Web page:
Jordan Pickford's humble comments on non-league career show how far he has come
It is worth noting that Jordan Pickford had not made a competitive appearance for England until he lined out against Tunisia in the World Cup.
Pickford came into the world Cup with a handful of international caps, the backing of Gareth Southgate and a lot of hype about his abilities.
He was not tested too severely by Tunisia or Panama but his concession of a goal to Belgium's Adnan Januzaj - and some of his parried saves in that match - saw him draw criticism from the likes of Gary Neville and Ian Wright.
Pickford finished the Premier League season with Everton by making two poor mistakes in their loss against West Ham and he was under scrutiny heading into the knock-out stages. His wonder save against Colombia, penalty shoot-out performance against the same side and his string of important stops against Sweden have lumped some credit in the bank.
With that in mind, it seems like weeks rather than days ago that Belgium goalkeeper Thibaut Courtois was suggesting Pickford was only truly starting to feel the heat as he had spent so much of his formative years in the lower rungs of English football.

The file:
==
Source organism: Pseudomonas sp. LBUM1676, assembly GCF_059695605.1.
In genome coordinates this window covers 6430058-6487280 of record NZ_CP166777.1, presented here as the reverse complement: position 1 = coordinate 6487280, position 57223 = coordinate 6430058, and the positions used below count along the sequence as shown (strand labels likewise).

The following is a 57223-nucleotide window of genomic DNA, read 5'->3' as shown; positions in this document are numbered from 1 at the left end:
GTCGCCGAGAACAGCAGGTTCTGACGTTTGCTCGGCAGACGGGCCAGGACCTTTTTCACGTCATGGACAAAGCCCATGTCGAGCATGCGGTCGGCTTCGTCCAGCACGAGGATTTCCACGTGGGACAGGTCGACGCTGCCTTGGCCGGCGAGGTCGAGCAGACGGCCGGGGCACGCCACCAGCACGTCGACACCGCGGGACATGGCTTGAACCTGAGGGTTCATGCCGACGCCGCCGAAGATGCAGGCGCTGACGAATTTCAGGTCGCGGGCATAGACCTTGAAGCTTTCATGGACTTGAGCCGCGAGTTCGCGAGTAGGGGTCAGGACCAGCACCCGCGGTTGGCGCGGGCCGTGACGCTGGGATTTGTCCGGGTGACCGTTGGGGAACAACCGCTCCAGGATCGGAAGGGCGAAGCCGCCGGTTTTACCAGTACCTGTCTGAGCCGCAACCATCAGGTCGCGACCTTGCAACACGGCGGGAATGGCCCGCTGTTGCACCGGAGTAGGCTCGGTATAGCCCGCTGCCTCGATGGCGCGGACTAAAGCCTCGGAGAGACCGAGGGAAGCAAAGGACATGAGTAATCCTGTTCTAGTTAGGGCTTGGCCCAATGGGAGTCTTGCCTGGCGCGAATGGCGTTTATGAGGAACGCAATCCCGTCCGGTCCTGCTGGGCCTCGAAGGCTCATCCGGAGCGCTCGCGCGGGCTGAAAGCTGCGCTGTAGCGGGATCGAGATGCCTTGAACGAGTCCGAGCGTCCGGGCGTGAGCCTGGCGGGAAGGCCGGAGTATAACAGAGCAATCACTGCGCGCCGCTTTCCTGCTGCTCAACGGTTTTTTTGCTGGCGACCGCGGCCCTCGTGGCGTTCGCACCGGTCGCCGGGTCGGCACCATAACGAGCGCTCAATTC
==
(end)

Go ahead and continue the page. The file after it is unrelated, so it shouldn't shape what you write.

The 24-year-old had six loan spells - at non-league Darlington and Alfreton Town as well as Burton, Carlisle, Bradford and Preston - before establishing himself at Sunderland and eventually moving to Everton for £30m.
Ahead of Wednesday's World Cup semi-final against Croatia, Pickford reasoned that his less than glamorous start to his professional football career had nicely teed him up for the big-time.
"Places like Wrexham and Southport, when there are not that many people there, were tough," Pickford told ESPN. "You are a young lad, and you're having abuse hurled at you. That is what teaches you, and that's what you laugh about now. When you get that stick, that's when you become better.
"When there are just 500 fans inside a ground, you can hear everything they say, every little word that is getting said, so that is what turns you from a kid into a man.
"Is the World Cup any different? No, not really. You can say that, but when players are also working as electricians and stuff like that, it's still pressure."
The England No.1 has obviously not forgotten the lessons he learned away from the spotlight but within ear-shot of doubters and opposition fans.
"I was only young then," he continued, "so I was learning about game management and all that stuff. That was the difficult task. That is what makes the game easier because you understand it more.
"It is all about learning, and that is what I did in those leagues. Then when you come on to the big stage, you have got to perform, and it is football. And I just enjoy it."